Using an unsupervised clustering approach, we identified four urinary microbiota partitions in a racially and socioeconomically diverse sample of women. Partition 3 was found to be uniquely dominated by S. marcescens and associated with PTB. S. marcescens is a non-endospore forming, rod-shaped, gram-negative bacteria and known human opportunistic pathogen causing UTIs, indwelling urinary catheter infections, and important source of hospital acquired infections.[5658] It is also found in diverse environments, resistant to a wide range of antibiotics, and produces virulence factors associated with cell toxicity, host inflammatory response, and tissue penetration; [57, 5961] providing a plausible mechanism by which it may influence the risk of PTB. DiGiulio and Callahan et al.[19] reported a high diversity, Lactobacillus poor vaginal community type identified using an unsupervised clustering approach to be associated with PTB. Interestingly, both the duration and proportion of time the microbiota were in this community state was associated with PTB; however, it also was the least stable requiring a frequent sampling interval to estimate the portion of time spent in the high diversity state. Conversely, no association with PTB was reported by Romero et al.[11] for similar vaginal community state types examined across pregnancy. Discrepancies across could be due, in part, to differences in the urinary and vaginal microbiota, choice of primers, sequencing technologies, and informatics/statistical approaches; and/or differences in racial/ethnic composition of participants given demonstrated differences in the vaginal microbial by race.[62]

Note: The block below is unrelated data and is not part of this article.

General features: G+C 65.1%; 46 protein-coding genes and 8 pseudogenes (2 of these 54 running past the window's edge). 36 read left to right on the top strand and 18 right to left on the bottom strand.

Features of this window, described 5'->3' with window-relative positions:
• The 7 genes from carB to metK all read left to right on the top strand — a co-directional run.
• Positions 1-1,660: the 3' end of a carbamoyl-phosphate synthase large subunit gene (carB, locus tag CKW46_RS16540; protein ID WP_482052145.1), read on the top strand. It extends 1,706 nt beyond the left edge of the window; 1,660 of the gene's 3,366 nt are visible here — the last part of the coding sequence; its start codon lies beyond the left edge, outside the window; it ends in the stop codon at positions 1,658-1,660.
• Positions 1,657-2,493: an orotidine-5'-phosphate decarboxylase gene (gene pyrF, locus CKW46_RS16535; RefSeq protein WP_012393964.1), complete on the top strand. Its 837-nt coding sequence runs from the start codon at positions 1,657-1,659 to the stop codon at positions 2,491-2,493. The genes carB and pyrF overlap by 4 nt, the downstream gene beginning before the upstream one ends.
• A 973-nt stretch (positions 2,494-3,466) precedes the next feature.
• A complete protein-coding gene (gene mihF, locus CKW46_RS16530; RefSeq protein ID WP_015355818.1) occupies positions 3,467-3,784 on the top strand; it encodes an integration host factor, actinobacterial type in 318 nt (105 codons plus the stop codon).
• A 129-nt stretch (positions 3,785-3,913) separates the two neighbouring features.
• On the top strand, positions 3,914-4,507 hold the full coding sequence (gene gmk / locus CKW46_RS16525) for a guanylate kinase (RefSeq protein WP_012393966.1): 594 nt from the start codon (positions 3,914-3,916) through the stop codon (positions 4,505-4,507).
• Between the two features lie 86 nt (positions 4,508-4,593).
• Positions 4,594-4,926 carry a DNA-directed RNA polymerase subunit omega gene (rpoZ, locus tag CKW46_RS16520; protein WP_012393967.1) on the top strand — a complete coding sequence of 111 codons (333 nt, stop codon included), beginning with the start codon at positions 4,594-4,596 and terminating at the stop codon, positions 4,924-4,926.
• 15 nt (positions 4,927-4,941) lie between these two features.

Several individual OTUs and MED nodes, including those mapping to S. marcescens, were also associated with PTB. L. iners has been shown to be a dominant member of the vaginal microbiota [62] and was found here to be enriched in preterm samples. In vitro studies have suggested L. iners may induce IL-8 secretion [63] moderating localized proinflammatory activity. Prevotella and Streptococcus spp. are commonly found in the vagina, potentially uropathogenic, associated with UTIs and BV, [6467] and were more abundant in samples from mothers delivering preterm. This is in contrast to a recent study in African American women reporting the abundance of Prevotella to be inversely associated with risk of PTB.[21] Similarly, the lower vaginal microbiota diversity suggested for women delivering preterm by Nelson et al.[21] was not seen here. It is also noteworthy that OTUs/nodes classified to F. prausnitzii, Blautia, Ruminococcus, and Sutterella were also associated with PTB. These organisms are found in high abundance in human fecal samples and may suggest pathogenic transmission from the rectum to the genitourinary tract.[68, 69] However, we cannot rule out that their presence does not reflect fecal contamination occurring during collection.